Distinguished Member
I always use hiline lighting for my led strips , get 24v 14.4


You then need a driver psu I’d suggest 200w , that doesn’t need to be dimmable


run each of the 3 sections off a different output on the module if just using white
 
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Seb Briggs

Distinguished Member
Wiring
 

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Thursday

Member
Thanks Seb for the advice. I'll take a look at your recommendations.

Wondering why you say to run the 3 sections off a different output on the RGBW2? Will that give better performance? Maybe by removing the need for quite long connectors? It would require additional cable runs to each section compared to one strip (?) and I don't need individual control, so simpler the better.
 
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Thursday

Member
Ah, OK, thanks.

I noticed that the strip you recommended is IP00. I had assumed that as it will be under cupboards with hob and kettle producing steam if not splashes, that I'd need at least IP65? I know that will reduce choice and may also give heat issues meaning I may have to also use something like aluminium tracks to help with dissipation though. What do you think?

Again, thanks for your help with this. Much appreciated and I'd like to give something back. I saw on another thread that you support some charities. If ok with you I'll be making a contribution as appreciation.
 
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Thursday

Member
Great, thanks. Had a quick search but couldn't see the IP65 version. I'll have another look later.

Are there connectors readily available for this or is it a cut and solder job?
 
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Thursday

Member
Hi Seb. That psu is out of stock. I've emailed them and asked when they expect new stock. If more than a week or so I'll go for another equivalent.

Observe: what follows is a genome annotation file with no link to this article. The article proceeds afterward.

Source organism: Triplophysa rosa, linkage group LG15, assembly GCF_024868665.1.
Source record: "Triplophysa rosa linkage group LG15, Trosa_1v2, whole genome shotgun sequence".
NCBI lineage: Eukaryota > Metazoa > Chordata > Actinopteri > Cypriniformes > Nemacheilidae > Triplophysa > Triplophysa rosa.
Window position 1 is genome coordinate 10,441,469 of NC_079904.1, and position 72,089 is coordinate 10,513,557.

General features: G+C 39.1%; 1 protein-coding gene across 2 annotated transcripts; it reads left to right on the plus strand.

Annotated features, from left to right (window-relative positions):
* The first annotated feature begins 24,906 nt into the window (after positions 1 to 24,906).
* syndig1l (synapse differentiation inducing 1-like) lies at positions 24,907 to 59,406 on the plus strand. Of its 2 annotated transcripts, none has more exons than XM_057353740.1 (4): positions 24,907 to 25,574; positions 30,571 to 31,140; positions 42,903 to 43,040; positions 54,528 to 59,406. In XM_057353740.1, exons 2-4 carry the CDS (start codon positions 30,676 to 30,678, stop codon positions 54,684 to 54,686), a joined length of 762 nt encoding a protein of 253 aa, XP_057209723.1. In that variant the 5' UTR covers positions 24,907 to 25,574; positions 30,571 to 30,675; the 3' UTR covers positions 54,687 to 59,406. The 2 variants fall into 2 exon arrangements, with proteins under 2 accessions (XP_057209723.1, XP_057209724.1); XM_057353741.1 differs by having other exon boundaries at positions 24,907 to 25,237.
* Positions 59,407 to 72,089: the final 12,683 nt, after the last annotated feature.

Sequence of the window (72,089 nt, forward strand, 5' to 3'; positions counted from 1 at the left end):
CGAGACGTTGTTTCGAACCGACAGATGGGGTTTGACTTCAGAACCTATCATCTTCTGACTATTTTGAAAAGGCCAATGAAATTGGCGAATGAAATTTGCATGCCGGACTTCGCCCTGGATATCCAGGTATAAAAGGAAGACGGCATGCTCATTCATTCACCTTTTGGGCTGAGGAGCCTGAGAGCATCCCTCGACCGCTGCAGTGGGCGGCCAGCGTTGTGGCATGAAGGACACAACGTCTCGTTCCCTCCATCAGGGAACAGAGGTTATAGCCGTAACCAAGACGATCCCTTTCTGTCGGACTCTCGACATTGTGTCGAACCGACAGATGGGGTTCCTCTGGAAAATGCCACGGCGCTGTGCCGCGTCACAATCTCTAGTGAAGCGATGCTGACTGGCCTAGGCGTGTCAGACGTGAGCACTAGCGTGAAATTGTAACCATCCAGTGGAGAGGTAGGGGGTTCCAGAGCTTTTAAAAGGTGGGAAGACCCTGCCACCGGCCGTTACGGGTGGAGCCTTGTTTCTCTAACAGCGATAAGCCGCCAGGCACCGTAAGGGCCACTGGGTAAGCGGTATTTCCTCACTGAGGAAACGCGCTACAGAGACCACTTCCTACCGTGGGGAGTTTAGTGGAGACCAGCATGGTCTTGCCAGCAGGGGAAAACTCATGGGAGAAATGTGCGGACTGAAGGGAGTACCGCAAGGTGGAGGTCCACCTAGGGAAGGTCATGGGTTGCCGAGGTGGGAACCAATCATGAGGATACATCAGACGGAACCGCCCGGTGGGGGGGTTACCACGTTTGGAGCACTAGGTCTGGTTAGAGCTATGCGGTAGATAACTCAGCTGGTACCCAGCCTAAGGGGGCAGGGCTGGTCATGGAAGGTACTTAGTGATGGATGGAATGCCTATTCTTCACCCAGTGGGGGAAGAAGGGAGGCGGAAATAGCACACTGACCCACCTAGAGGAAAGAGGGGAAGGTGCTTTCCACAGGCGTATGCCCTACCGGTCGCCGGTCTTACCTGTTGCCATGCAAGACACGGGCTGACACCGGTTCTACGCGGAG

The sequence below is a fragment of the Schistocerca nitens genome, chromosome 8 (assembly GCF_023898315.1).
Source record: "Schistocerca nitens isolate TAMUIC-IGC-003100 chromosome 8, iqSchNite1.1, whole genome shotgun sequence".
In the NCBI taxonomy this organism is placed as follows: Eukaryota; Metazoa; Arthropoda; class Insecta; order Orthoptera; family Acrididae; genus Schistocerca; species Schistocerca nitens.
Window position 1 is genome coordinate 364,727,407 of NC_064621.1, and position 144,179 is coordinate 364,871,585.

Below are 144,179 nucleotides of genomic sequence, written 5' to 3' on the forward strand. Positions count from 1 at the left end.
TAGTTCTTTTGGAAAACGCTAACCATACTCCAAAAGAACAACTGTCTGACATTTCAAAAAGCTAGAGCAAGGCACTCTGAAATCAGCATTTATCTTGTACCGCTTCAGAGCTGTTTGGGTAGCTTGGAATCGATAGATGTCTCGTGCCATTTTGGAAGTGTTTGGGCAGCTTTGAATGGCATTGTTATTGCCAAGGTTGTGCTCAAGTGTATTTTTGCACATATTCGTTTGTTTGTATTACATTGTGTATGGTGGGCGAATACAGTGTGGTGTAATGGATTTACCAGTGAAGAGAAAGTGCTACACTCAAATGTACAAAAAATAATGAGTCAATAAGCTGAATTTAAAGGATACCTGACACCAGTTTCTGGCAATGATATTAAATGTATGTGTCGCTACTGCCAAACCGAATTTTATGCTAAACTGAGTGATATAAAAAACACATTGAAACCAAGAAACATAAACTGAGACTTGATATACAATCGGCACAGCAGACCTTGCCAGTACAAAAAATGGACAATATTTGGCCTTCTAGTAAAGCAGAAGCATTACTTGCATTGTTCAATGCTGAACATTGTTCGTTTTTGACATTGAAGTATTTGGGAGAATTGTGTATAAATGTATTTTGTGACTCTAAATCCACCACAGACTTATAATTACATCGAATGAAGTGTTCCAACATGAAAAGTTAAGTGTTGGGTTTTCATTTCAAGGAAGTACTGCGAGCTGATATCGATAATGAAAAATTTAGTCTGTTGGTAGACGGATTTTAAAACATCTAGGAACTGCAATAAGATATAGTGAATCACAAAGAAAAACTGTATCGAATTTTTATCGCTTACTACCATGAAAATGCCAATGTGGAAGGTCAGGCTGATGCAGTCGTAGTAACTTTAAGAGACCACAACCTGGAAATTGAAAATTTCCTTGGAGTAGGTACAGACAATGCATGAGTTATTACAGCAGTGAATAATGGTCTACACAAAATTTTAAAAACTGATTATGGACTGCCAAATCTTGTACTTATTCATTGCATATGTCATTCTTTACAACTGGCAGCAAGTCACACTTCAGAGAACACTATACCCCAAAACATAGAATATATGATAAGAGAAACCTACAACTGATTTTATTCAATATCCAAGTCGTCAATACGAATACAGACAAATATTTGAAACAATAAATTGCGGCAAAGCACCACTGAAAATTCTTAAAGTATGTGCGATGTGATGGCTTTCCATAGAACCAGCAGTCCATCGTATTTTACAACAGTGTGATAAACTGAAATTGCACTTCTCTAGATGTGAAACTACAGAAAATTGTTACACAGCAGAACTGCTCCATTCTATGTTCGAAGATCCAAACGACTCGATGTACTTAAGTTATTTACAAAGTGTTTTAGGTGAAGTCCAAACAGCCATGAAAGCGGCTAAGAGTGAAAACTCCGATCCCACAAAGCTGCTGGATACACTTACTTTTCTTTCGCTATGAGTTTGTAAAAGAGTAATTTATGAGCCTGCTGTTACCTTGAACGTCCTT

Think I'm set to go now. All I'm a little uncertain about is the RGBW2 dimming at switch. I've been through the stuff you posted above but I'm not 100% confident. When I come to it I'll work it out I expect. I'm fairly technically competent. But if you happen to have a link to anything else I can read or maybe a youtube video, that would be great. I don't want to keep pestering you :)
 
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Seb Briggs

Distinguished Member
ive not actually used that method as my RGBW strips arent on a switch but the principle is easy enough

You are unlikely to do anything disastrous so just give it a go.

I will have a look at the actual HTTP/URL commands you need to add to help you though but maybe not today
 
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Thursday

Member
OK, thank you very much. Wiring for the RGBW2 is the same however switched I think (?) so I can always get it installed and sort out the switch dimming functionality in software later.

I thought I'd need a retractive switch same as for a dimmer2 but you said earlier in the thread that it needs to be momentary. Not sure how you would dim with a one button momentary. Is it one push and hold for up and 2 pushes and hold for down?

BTW. Hi-line lighting have replied that they will no longer be selling the EC range of LED drivers so won't be getting new stock in They strongly recommend their "premium" drivers instead which have a higher power factor.
 
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Seb Briggs

Distinguished Member
There is no option for retractive switches for the RGBW2, as in effect is two switches

Yes you are correct how the momentary works,

short key press = on/off

hold down = dims up

press and hold again = dims down


I may have linked the wrong driver as I normally use the Premium myself.